As good as they were, the rest of the field performed poorly. Hofburg, second choice at 5-2 behind the winning 2-1 favorite, raced very wide on a track that played well to that trip but probably was better off without the blinkers.

Core Beliefs was a one-paced fifth, showing he remains a cut or two below Grade 1 class and the long season finally might have caught up with Bravazo. Mr. Freeze and Instilled Regard were awful in light of expectations.
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Undercard Overachievers

Firenze Fire continues to cut back in distance and continues to win, taking the six furlong G3 Gallant Bob over a determined and savage Whereshetoldmetogo by a neck. Seven Trumpets was a solid, tough trip third. As for the winner, BC Dirt Mile or Sprint would be next.

Despite its usurious takeout rates, Parx handled $8.3 million from all sources on the 13-race program…Bob Baffert won his second straight Pa Derby and third overall but Collected was terrible in his return… Unsurprisingly, Jason Servis and Jorge Navarro each scored a training double.

Chad Brown, Man of Renown

Brown made big news yesterday at Belmont Park by losing two of the seven races he entered. He might have saddled six winners had it not been for Sweet August Lady’s tough trip placing in the ninth. He eased the agony of defeat by taking both stakes.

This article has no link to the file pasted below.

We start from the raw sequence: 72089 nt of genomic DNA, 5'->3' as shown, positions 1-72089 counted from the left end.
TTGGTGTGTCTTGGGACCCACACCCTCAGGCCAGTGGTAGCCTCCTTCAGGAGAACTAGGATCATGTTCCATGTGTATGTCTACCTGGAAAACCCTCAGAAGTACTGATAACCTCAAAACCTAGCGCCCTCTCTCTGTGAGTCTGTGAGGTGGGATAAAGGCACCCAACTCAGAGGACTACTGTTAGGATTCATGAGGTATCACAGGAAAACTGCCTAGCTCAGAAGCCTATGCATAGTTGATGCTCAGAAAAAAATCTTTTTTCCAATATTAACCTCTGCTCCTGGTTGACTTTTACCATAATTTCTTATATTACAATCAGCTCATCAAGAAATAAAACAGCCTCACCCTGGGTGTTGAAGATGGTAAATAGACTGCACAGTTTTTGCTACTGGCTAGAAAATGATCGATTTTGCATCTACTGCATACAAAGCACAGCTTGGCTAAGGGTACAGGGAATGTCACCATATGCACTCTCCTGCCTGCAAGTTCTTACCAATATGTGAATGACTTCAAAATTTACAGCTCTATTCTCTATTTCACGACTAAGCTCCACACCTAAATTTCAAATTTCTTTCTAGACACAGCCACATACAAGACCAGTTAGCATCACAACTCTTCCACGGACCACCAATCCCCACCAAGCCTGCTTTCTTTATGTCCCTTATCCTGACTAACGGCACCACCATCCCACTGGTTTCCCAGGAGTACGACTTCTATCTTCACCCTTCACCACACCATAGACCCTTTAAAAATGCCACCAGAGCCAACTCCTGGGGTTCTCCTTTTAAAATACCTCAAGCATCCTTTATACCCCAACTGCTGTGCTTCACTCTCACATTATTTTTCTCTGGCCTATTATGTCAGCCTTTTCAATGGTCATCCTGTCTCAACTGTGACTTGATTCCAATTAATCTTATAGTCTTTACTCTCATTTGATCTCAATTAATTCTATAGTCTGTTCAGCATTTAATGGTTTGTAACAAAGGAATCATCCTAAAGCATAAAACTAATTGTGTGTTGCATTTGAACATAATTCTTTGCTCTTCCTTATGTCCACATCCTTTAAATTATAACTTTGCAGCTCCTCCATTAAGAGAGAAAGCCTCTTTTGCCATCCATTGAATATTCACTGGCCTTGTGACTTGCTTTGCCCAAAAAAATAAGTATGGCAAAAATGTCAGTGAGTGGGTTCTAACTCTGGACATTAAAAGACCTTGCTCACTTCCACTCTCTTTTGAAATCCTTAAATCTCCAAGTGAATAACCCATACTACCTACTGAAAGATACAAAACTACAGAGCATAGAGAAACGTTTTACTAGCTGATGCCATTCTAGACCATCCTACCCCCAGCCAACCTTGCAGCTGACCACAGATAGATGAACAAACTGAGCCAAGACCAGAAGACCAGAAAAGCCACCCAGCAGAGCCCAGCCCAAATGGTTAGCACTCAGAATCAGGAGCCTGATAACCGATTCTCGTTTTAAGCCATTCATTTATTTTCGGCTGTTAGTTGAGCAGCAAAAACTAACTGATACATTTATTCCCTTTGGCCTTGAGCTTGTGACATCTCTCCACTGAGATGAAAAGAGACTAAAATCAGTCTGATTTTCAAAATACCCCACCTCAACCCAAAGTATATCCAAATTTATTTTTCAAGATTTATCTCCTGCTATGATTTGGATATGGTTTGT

Uni was very impressive taking the G3 Noble Damsel under very confident handling from Joel Rosario, remaining undefeated in three starts going one mile in turf. “I was only a passenger, she did all the work,” Rosario said.

It sure looked that way as she drew off with a final quarter-mile in 23.47.

Don’t know if Patternrecognition’s score in the G2 Kelso was good enough to rate a major Dirt Mile role but the handy speedster might be effective on the turnback if the connections go that way. Nice problem to have.

Then this barn is so embarrassingly rich in talent that long range plans might include the NYRA Mile instead. ‘Pattern’ got away soft with a 23.77 opening gambit and came home faster: 23.34. The mile ended a snappy 1:34.16.

Laurel Fall Festival Another Uptick for TSG

Off a record-setting Gulfstream season and with soon-to-reopen Santa Anita showing some upward mobility, Laurel killed it Saturday as its special big fall program topped by the G3 DeFrancis Dash was up 35% from 2017 at $5M.

That’s what full fields will get you, especially those replete with turf sprinters. It’s a formula that not only as worked by has been emulated anywhere and everywhere the horse population and sensible scheduling supports it.

On the racetrack, Switzerland more than made up for his Saratoga flop as he went to the front and literally improved his position, running the DeFrancis field off its feet in a never threatened 1:09.11, giving rider Feargal Lynch a stakes triple.

Good job all around, including Fire Key’s upset in the Sensible Lady Turf Dash, shipping down from New York for trainer Pat Kelly. Hard-hitting sprinter benefitted from a contested pace and deft Julien Pimentel handling for the nose victory.